Cathy Resler Manager, Environmental Stewardship
In the past nine months, Cathy Resler has helped develop and monitor recycling education on the Morningside, Medical Center and Lamont-Doherty campuses. With the campuses' Facilities Departments she has collaborated with CUMC EcoReps, the Columbia Business School's Green Business Club and SIPA's Student Association in their recycling bin audits.
Resler has also been coordinating data she collects from other University departments, and generating reports and presentations, all part of Columbia's commitment to New York City's PlaNYC University Challenge program that involves a 30 percent reduction in greenhouse gases by 2017.
Resler was hired a year ago as Recycling and Greenhouse Gas Reduction Programs Manager - part of Columbia's Office of Environmental Stewardship.
She had established ties with the University in 2002 as a participant in the Biosphere 2 project. At that time, Biosphere 2, north of Tucson, was a Columbia undertaking, then described by the University as "the world's largest controlled facility for plant growth and integrated study of earth systems science." It has since been taken over by the University of Arizona.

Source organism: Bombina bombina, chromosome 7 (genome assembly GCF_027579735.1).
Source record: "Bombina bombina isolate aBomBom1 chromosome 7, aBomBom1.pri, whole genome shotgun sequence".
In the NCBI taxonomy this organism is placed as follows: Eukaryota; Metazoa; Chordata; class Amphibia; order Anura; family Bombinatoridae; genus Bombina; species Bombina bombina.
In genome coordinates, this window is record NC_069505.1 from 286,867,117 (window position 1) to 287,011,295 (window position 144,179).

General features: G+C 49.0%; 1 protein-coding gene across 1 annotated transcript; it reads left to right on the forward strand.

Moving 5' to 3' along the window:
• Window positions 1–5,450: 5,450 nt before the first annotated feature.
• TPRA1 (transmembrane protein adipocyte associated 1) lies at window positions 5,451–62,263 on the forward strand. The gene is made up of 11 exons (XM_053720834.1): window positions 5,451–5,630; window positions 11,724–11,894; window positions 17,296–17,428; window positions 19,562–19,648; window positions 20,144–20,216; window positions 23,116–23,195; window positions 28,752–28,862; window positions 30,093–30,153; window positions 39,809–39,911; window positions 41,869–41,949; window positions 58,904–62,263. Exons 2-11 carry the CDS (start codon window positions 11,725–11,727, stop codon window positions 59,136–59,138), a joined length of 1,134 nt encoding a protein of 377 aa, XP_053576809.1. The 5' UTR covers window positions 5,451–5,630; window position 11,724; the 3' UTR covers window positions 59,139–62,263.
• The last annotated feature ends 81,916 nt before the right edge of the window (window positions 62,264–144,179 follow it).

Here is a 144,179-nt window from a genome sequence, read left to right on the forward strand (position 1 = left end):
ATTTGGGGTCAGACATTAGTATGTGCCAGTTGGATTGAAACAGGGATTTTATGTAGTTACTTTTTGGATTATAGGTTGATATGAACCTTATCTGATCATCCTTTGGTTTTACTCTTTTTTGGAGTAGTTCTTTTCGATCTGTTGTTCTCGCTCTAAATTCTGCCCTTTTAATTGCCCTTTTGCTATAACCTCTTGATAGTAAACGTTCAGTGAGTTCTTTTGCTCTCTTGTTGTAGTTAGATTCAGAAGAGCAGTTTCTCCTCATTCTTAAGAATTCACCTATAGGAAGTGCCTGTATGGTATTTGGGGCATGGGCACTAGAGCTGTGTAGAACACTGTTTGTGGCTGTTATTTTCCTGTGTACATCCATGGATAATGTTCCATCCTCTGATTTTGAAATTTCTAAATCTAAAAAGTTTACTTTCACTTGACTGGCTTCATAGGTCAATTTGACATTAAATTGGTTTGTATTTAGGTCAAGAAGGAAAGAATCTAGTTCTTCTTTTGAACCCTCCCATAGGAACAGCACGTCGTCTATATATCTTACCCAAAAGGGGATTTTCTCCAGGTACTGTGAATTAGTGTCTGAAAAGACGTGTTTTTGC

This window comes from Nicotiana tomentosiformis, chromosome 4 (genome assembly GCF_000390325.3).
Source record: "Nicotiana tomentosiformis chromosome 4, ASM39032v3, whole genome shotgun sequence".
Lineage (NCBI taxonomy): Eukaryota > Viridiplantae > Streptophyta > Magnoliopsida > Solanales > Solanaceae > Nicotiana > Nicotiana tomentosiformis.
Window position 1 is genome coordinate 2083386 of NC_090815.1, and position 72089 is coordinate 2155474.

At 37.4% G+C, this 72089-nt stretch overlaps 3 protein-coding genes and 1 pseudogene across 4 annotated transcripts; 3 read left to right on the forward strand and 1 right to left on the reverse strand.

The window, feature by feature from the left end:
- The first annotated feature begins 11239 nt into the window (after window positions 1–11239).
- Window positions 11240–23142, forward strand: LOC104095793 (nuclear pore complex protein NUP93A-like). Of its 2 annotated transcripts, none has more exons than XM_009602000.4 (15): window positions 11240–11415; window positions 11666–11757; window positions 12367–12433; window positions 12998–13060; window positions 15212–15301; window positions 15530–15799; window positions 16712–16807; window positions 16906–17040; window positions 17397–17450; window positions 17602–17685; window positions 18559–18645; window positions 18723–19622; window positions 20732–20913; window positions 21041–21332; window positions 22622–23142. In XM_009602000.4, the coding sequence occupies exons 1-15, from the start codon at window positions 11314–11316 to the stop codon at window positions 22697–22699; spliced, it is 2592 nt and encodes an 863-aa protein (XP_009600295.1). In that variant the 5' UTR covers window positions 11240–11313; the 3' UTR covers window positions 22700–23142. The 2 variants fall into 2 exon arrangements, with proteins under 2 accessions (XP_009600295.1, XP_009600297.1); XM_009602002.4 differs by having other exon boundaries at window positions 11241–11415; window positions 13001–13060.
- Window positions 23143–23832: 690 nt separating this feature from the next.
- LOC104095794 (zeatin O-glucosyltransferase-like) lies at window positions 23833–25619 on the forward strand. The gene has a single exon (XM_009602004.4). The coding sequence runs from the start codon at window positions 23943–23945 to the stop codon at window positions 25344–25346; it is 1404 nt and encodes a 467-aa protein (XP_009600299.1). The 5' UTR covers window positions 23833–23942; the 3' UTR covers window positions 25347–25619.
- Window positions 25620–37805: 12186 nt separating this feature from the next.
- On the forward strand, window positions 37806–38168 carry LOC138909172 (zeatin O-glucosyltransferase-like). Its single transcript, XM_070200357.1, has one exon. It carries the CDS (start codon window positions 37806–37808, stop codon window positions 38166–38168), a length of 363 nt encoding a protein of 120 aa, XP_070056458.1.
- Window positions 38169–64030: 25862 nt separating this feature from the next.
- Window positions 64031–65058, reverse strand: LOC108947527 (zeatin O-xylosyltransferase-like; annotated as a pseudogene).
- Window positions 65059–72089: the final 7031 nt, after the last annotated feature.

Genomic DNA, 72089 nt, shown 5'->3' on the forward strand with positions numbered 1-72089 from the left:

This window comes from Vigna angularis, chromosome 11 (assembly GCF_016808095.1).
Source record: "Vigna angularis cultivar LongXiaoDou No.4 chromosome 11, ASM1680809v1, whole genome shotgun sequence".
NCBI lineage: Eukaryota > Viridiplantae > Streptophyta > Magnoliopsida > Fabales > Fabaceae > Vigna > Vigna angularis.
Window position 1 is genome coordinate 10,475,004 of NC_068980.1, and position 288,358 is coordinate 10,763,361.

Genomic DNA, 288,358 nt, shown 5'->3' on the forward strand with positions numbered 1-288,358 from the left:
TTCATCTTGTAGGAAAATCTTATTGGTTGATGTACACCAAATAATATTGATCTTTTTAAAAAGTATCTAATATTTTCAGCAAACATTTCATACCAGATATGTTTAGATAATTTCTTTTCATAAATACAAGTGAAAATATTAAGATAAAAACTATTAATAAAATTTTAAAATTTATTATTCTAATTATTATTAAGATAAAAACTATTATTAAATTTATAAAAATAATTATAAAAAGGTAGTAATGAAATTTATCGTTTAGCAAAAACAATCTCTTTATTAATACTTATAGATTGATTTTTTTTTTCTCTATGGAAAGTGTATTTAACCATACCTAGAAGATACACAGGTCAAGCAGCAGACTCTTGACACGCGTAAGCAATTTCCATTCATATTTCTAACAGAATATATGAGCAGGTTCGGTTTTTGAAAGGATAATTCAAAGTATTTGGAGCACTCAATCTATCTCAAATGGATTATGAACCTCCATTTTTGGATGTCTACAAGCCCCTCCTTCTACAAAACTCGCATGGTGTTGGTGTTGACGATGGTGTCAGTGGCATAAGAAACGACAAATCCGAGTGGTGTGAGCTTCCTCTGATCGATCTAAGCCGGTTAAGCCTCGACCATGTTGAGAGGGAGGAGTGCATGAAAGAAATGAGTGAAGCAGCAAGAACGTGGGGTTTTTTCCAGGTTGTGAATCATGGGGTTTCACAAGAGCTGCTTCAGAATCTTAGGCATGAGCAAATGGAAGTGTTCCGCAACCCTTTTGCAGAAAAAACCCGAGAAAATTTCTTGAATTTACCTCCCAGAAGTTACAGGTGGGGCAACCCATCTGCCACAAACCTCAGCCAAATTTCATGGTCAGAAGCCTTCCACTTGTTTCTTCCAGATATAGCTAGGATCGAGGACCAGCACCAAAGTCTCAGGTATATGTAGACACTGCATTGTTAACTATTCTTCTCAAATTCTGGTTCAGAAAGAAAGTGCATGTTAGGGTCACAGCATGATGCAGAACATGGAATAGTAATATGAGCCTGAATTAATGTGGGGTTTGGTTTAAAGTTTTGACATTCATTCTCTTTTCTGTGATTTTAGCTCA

Resler says the experience was "one of the best of her life," with its "phenomenal faculty, its 40 to 70 students and faculty living in adobes with the closest gas station about 35 minutes away." All of this, Resler says, made it easy to see the impacts of her research, focused heavily on rainforests and global climate change.
Following her work with Biosphere 2, Resler was an intern at the Container Recycling Institute, an environmental scientist at the Environmental Protection Agency, and the Manager of Sustainable Development at Time Inc.
In her 28 months at Time Inc., Resler was responsible for following through on the company's commitment to sustainability as the country's largest magazine publisher and North America's largest paper buyer. Resler explains her former work as involved with "the life cycle of magazines:" their environmentally sound printing and transporting as well as their paper sources from certified, sustainable forestry.
Resler also worked with Time Inc.'s sustainable development report card for forests, factories and production areas. "We were constantly monitoring and effecting change," she says - change that because of Time Inc.'s size spilled over to influence the rest of the publishing industry. "It was neat to have an impact and make a difference. That's what I care about."